All groups expressed appreciation for the opportunity to take time out of busy schedules and think about interpretive strategies across departments. Many participants described the workshop as therapeutic and restorative.

Participants recognized that there were many ways to employ the conversational mode - and not one "right way."

Several people agreed that more research would need to be done about which approach worked best for which audience (expert/expert, expert/non-expert, or non-expert/non-expert). There was also interest in the process of editing and determining the core bite of information that engages viewers. They hoped that in future videos, listeners could be offered the opportunity to learn more about specific aspects of a work of art, depending on what interested them.

Participants recognized that there might be other applications for the conversational approach and for the videos themselves - as tools for teachers preparing to bring their class to the museum, or as ways to experiment with the standard format of the single docent-led one-hour tour. One docent commented on the "experience of how wonderful it is and invigorating it is and how unexpected it can be to have a conversation" and noted that it would be fun to experiment with two docents leading a conversational tour. Visitors could be incorporated into the conversation, and experiments with mixing docent experts and non experts might be interesting. It was hypothesized that conversation-based interpretation might stimulate kids to participate. The Film Center educators were excited to think about whether this method would work for interpreting film.

Smarthistory's How-to Page

A direct result of the workshop was the addition of "Create & Teach;" a new section of the Web site intended to offer assistance to individuals and institutions interested in creating conversational interpretation using simple and inexpensive technology. The section includes "Ten Tips for Recording Conversations," a best practices list Harris and Zucker created in support of the workshop, and a technology workflow page.

Look afresh and closely at the object - even if it is something you are very familiar with

Enjoy yourself and share your enthusiasm, be emotional and passionate.

Be spontaneous, don't think too much about "points" to make; trust that some will emerge naturally (and accept that others will not)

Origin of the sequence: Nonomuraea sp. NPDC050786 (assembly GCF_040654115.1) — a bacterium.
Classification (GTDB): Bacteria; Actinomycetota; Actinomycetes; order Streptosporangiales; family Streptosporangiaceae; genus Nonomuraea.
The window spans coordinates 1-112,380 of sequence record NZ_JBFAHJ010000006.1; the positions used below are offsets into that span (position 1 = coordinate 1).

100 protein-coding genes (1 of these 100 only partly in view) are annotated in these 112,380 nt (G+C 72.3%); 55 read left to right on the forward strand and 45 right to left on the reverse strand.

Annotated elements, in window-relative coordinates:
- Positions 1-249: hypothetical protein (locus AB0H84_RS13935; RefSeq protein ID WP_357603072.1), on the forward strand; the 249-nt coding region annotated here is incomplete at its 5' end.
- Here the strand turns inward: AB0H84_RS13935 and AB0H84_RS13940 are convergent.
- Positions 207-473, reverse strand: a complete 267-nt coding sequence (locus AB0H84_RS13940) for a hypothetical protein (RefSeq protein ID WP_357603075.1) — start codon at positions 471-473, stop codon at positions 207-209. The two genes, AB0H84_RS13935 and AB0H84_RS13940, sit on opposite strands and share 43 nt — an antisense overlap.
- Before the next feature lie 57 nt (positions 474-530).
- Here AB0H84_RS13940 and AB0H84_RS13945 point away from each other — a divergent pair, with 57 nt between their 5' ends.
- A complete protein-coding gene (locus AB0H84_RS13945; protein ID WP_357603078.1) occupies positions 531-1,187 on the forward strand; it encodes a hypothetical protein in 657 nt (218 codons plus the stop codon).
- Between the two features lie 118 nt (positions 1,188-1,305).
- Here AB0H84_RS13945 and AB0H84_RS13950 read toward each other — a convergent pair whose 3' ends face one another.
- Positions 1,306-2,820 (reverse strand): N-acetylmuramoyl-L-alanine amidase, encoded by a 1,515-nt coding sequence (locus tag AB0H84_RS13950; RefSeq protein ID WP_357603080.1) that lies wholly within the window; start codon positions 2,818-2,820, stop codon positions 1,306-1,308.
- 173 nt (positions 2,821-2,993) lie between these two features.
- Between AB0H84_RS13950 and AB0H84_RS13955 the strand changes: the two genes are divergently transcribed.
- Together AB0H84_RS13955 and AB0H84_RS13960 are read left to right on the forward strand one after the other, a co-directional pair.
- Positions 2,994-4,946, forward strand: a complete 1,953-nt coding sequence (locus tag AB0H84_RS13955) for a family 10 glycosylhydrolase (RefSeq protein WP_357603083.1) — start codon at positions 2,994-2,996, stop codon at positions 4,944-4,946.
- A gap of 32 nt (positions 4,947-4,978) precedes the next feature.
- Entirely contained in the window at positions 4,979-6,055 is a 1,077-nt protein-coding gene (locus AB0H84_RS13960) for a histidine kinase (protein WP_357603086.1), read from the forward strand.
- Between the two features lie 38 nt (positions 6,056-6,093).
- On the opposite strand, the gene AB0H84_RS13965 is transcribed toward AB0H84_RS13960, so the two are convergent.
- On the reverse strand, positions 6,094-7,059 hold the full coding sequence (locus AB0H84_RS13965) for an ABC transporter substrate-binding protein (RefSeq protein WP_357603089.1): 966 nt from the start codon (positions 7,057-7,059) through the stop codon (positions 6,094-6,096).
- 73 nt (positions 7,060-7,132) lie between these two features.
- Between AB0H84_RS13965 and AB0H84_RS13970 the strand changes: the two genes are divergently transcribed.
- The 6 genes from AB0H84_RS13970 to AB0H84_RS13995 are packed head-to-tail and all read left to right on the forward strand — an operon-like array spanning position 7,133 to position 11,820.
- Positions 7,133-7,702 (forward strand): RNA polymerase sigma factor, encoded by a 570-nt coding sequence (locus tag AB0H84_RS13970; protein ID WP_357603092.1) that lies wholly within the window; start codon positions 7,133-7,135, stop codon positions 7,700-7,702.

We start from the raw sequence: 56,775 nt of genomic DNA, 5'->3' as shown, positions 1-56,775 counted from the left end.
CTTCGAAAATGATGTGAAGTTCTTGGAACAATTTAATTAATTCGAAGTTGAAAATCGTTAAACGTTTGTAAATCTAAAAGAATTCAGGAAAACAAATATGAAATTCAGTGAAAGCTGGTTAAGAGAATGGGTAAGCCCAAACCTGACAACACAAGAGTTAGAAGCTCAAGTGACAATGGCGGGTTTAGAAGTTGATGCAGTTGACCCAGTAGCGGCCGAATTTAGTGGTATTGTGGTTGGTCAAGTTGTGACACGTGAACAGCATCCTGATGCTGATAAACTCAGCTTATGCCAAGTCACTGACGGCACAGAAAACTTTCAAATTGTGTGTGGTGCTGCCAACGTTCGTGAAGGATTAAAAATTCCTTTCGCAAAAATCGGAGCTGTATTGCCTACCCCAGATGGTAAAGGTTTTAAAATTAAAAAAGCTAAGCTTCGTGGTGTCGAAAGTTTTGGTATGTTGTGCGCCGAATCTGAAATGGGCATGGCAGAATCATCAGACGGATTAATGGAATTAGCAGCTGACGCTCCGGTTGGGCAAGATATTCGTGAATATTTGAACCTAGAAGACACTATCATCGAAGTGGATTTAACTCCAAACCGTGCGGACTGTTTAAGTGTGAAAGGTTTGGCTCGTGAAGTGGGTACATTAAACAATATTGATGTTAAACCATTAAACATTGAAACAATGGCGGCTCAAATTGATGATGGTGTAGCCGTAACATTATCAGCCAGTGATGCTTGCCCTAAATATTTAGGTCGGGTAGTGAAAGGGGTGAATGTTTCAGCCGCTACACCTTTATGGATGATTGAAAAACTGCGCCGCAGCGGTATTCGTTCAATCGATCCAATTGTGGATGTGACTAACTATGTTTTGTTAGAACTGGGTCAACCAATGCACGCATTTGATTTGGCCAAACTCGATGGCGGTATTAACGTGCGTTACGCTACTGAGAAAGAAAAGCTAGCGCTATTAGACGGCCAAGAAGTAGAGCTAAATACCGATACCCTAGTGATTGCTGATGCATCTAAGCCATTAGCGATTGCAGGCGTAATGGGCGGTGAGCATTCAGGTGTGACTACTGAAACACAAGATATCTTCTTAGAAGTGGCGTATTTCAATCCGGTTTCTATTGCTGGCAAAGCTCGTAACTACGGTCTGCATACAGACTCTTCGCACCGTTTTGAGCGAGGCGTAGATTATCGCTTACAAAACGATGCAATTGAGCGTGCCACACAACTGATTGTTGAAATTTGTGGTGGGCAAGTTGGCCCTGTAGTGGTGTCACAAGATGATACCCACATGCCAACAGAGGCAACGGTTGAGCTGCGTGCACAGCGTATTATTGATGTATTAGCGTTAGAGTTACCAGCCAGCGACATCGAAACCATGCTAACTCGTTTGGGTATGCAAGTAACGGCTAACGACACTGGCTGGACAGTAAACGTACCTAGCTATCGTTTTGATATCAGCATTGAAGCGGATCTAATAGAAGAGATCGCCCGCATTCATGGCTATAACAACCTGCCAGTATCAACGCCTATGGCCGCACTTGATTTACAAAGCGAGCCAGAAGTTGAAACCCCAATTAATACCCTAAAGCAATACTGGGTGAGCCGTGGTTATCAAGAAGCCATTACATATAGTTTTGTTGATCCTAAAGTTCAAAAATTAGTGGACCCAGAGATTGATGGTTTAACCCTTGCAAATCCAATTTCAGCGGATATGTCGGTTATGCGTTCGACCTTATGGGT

Listen carefully to your partner and respond to what s/he has said and to their more subtle cues

Be willing to give up control of the conversation; don't be afraid to explore an idea and be wrong

Be personal - have opinions, connect things to your own experience. Just don't lecture or go on too long

Don't ask questions of your partner that require a specific answer

Don't be afraid to gently disagree with each other; differences of opinion bring art history alive for your audience

Remember that everything can be edited; do a second or third "take" if the first was problematic

Try to limit your recordings to 3-6 minutes in length except when discussing large complex subjects

The workshop cost the Museum $18,044, which included the costs of bringing Harris and Zucker to Portland, all necessary hardware and software, and marketing the pilot iphone tour.

Evaluation of the Videos

Within about a month of the workshop's conclusion, the remaining videos were edited and published on Smarthistory's Web site, the Museum's YouTube channel, and the Museum's Web site. Several months after that, the Museum made the conversations available within the museum by way of an iphone application that visitors could download from the App Store or access on borrowed iPod Touches in the Museum lobby. The application provided basic information about museum exhibitions and programs, provided maps of the building, and offered the twelve videos for viewing. We developed an intercept survey, and between November and December 2009 conducted 100 surveys of visitors. Developed and implemented entirely by Museum staff, the survey was a "first run" at understanding visitor experience with the videos. Its goals were to find out what visitors thought about the conversational format; what they liked and didn't like about the videos, including their length; and whether they found the iphone application easy to use or not. We also gathered some key information about the respondents so we could better understand their answers, such as whether they had watched the videos alone or with others, their age, and whether they had used an iphone or iPod touch before.